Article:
In the name of Science
Corpses have always been highly prized in learning institutions that teach anatomy. The opportunity to intimately study the inner workings of the human body provides students with an unparalleled learning experience. Up until the early nineteenth century in England, it was against the law to dissect a body unless it was the corpse of an executed criminal. This was a major problem for fledgling anatomical sciences and, as is often the case when demand dramatically outweighs supply, a black market trade emerged, which was largely bolstered by grave robbing.
Thankfully, modern-day attitudes have shifted. Laws now reflect the important role dead bodies (referred to as cadavers in the medical profession) play in furthering education, and in most countries a person can now bequeath their body to medical science. But demand continues to eclipse supply.
As well as scarcity, the environmental conditions required to house specimens and maintain their integrity add to the challenge. Strict regulations govern the transport of cadavers. At UTS, new specimens must be brought in 'under cover of darkness' (late at night when security has shut down the building).
The specimens must be kept at a consistent temperature with fresh air pumped through the labs at regular intervals to prevent the build-up of formalin. A pungent chemical by-product from the method of preservation, formalin becomes carcinogenic in high doses and its odour is infamous for permeating nostrils, hair and skin long after exposure.
According to UTS Laboratory Manager Mohammed Shareef, this creates obstacles to the learning process. "At the moment a dissected specimen still emits formalin into the surrounding environment and the specimen doesn't look real as all the colour has been lost during the embalming process."
UTS plans to remedy this with a new lab dedicated to the groundbreaking process of plastination. Set to open in early 2012, the lab forms part of wider plans to introduce a biotechnology education program in the UTS Faculty of Science.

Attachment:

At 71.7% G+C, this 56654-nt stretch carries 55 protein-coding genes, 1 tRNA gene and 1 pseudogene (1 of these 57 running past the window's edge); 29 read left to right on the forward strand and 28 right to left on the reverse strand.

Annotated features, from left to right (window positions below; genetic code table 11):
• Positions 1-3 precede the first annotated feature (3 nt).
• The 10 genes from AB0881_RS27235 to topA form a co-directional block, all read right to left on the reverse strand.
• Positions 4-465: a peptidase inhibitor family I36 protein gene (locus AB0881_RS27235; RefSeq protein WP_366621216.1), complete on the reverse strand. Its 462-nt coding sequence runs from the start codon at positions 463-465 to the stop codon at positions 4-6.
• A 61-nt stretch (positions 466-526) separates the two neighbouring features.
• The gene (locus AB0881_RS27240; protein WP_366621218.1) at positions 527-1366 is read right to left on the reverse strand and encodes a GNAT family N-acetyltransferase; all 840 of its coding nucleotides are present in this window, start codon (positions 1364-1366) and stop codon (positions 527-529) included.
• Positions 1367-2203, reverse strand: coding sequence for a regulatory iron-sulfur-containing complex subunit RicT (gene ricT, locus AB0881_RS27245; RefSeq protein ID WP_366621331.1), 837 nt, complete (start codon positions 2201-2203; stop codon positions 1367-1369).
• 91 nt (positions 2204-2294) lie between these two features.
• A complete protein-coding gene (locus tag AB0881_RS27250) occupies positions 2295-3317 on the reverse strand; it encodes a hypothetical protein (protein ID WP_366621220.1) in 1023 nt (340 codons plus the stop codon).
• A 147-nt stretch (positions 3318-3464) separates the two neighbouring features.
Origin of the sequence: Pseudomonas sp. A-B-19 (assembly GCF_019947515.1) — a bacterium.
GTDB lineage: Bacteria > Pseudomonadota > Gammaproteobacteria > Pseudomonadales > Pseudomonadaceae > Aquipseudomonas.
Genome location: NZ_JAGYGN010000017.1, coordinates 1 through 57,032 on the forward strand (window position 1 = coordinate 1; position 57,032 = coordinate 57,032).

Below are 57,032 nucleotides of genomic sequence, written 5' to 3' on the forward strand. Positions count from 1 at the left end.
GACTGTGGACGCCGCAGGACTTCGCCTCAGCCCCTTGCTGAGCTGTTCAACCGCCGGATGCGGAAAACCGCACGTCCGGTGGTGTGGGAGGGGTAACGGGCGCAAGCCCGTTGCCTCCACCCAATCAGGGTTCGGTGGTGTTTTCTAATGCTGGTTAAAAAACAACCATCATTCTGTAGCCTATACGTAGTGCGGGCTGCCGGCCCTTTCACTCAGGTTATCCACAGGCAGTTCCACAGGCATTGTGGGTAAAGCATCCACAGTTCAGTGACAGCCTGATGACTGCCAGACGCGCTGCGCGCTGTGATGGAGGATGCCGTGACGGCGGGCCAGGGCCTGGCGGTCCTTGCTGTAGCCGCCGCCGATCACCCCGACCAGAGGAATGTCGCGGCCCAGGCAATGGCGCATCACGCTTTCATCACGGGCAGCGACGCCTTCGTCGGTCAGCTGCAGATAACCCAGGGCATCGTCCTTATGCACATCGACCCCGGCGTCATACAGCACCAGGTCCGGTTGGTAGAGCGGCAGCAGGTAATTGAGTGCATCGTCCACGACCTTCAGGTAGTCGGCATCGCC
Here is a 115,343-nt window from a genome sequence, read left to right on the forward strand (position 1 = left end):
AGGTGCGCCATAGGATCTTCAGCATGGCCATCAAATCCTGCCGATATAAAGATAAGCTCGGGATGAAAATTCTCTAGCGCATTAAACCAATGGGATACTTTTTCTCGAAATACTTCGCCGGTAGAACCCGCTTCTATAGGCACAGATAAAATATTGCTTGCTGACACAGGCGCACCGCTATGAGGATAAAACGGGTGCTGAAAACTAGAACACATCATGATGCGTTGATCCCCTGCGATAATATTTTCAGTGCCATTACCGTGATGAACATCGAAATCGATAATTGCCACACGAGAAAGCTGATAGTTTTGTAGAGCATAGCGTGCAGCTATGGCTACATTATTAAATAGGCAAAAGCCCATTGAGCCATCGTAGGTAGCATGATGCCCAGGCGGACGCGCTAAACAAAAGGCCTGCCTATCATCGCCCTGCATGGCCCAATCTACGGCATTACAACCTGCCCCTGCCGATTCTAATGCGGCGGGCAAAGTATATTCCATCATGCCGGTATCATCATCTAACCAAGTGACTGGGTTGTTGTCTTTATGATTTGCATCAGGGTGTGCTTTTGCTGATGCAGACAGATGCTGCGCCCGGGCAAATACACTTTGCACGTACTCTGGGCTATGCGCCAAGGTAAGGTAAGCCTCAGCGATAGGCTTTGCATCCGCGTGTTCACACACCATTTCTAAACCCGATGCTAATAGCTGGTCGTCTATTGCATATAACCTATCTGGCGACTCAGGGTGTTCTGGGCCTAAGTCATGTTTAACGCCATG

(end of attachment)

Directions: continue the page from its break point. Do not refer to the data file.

Plastination is a method of preserving the body that involves a process of replacing the body's cellular fluids with plastic (polymer) in order to preserve its structural integrity.
"What plastination allows us to do is to eliminate the chemical smell completely... you don't feel nauseous or anything like that," says Shareef.
Plastinated specimens can then be used to teach anatomy in less controlled environments like normal science labs or classrooms. Students will be able to learn using cadavers that have every organ, muscle, blood vessel – every element of the body – almost exactly as they would have appeared in life.
Shareef has been studying plastination since initial planning for the new lab began. Last year, Shareef travelled to Germany to attend classes at Dr Gunther von Hagens' plastinarium, where he spent time learning the theory behind the process and getting hands-on experience in cutting-edge plastination techniques.
If you've heard of plastination, you've heard of Dr Gunther von Hagens – the German scientist who invented plastination in 1977; Dr von Hagens is to plastination what Sigmund Freud is to psychoanalysis.
Hagens created headlines all over the world for his controversial Body Worlds exhibitions, where human and animal plastinates are displayed in lifelike poses. For the first time, the public could see inside the human body in a way that had previously been reserved for those in the medical profession. More than 32 million people have seen the exhibitions to date.
Shareef says that the Faculty of Science has big plans for the plastination lab, which will be the first in New South Wales, and will potentially supply specimens to surrounding universities.
As well as supervising the project, Shareef is conducting research to improve the polymers used in the process as part of a Master of Science.
"The process of plastination makes the specimen quite rigid, so you can't move the structures as easily as you can in a 'wet specimen'," Shareef says. "So what we're trying to do is find newer ways or other alternatives to make sure the specimen is still quite malleable."
Of course, all of this would not be happening without one critical ingredient: bodies. The University will be launching a body bequest program to coincide with the opening of the lab next year. If you would like more information about the bequest program or the new lab, please contact the Faculty of Science on + 61 2 9514 9703. Updates on the project will also be announced via the Faculty of Science website.
"The state's first plastination lab has been fast-tracked thanks to the support of Plastic Surgeon and philanthropist Dr Jerry Schwartz. As well as giving professional guidance to the project, Dr Schwartz has generously donated $50,000, saying he was eager to be involved. "The specialists of tomorrow are educated today… Education helps the individual to function better in their society."
If you would like to help further education by supporting the Faculty of Science, please email Liz Hardy or visit the UTS Giving website for more information about becoming a financial supporter of the University.
Words: Clare Blumer
Images: Gunther Von Hagens' Body Worlds, Institute for Plastination, Heidelberg, Germany.